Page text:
THIS is the new American Christmas tradition. This is also one way of putting Christ back in Christmas.

    Please share this with others.*

    This is a revolution of caring about each other and isn't that what Christmas is about?

  2. #2
    FUKENGRUVEN SURVIVOR akbeemer's Avatar
    Join Date
    Jul 2007
    Sorry, quality, cost, availability and functionality motivate my purchases.
    Kevin Huddy
    Tm Pterodactyl MT Outpost

  3. #3
    Dee G flymymbz's Avatar
    Join Date
    Nov 2006
    Central WA
    I don't celebrate Christmas at my house, but I feel somewhat obligated to participate in stuff at work, and, of course, gifts for the grandbabies.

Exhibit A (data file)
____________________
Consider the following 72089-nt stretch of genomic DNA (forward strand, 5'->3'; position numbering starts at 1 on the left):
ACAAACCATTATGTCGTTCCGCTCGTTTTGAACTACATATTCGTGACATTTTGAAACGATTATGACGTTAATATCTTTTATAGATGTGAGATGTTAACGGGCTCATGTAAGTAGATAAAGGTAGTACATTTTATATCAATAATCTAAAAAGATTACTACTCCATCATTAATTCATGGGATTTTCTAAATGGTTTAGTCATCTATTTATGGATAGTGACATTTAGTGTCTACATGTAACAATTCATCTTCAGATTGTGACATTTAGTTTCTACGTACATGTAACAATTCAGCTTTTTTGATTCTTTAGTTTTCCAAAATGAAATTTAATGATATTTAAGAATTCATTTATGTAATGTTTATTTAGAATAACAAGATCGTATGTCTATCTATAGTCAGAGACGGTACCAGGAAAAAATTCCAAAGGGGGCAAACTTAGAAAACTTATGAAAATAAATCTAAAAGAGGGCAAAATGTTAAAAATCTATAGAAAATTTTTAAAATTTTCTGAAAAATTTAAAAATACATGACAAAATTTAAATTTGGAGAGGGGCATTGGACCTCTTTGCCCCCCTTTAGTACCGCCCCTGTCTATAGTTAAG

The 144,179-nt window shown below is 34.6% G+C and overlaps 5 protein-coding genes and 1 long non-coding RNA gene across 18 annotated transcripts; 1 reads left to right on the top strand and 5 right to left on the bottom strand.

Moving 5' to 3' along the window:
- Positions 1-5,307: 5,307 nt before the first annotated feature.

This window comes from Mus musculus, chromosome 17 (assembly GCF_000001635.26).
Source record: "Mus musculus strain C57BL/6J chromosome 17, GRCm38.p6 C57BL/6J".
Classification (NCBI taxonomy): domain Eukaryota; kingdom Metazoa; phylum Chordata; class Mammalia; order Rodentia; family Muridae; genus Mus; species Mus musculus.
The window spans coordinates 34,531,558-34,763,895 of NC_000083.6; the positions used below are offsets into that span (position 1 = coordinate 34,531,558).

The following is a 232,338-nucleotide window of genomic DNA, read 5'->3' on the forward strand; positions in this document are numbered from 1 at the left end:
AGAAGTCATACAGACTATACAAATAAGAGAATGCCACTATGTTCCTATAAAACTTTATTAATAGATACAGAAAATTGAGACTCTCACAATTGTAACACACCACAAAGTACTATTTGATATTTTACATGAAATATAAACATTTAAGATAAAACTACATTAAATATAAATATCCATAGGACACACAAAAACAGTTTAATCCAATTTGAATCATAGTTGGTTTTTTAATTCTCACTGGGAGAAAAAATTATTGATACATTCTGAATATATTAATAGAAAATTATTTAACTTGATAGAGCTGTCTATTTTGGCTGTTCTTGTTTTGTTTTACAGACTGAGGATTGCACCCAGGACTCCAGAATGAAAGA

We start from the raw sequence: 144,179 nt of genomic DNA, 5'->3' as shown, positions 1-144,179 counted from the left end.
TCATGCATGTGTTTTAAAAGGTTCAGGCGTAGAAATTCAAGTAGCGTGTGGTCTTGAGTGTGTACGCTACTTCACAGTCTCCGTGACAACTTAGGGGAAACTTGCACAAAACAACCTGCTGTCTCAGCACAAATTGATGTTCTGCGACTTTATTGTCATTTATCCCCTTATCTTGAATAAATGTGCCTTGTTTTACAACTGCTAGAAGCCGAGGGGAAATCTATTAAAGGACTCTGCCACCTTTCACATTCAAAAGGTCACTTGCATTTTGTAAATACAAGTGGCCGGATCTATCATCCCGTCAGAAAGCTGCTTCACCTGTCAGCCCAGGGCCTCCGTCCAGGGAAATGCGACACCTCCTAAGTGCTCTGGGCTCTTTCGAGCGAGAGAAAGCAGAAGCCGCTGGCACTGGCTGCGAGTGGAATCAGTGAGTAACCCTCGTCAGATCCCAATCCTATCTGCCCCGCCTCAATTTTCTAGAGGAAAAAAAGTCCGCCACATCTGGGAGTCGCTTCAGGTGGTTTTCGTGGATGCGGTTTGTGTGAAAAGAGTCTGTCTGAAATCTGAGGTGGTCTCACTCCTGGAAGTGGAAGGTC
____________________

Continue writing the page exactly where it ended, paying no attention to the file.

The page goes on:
I buy US made fabric and make clothes for the little punks. Co-workers get locally produced wines and beers, car wash coupons, or other locally produced stuff.

    On the rare occasion that the spouse and I trade Christmas or birthday gifts, its usually something made in the USA.

    Its a shame I can't find a motorcycle that I like that is 'Made in the USA'.
    Too damn many bikes to list

  4. #4
    Registered User
    Join Date
    Sep 2005
    Eastern KY
    Honestly, I don't mean this to sound self indulgent whatsoever but our Christmas "gifts" are not a USA made item or service but consist of donations to our fave organizations-Wounded Warriors,Salvation Army are two in particular. Otherwise we struggle to find something our grandkids actually will play with that they don't already have.
    And to the OP- while I don't disagree with your effort to keep it at home but I do like mine better for personal reasons. Cheers!

  5. #5
    Registered User AKsuited's Avatar
    Join Date
    Jul 2009
    Southern Tier of New York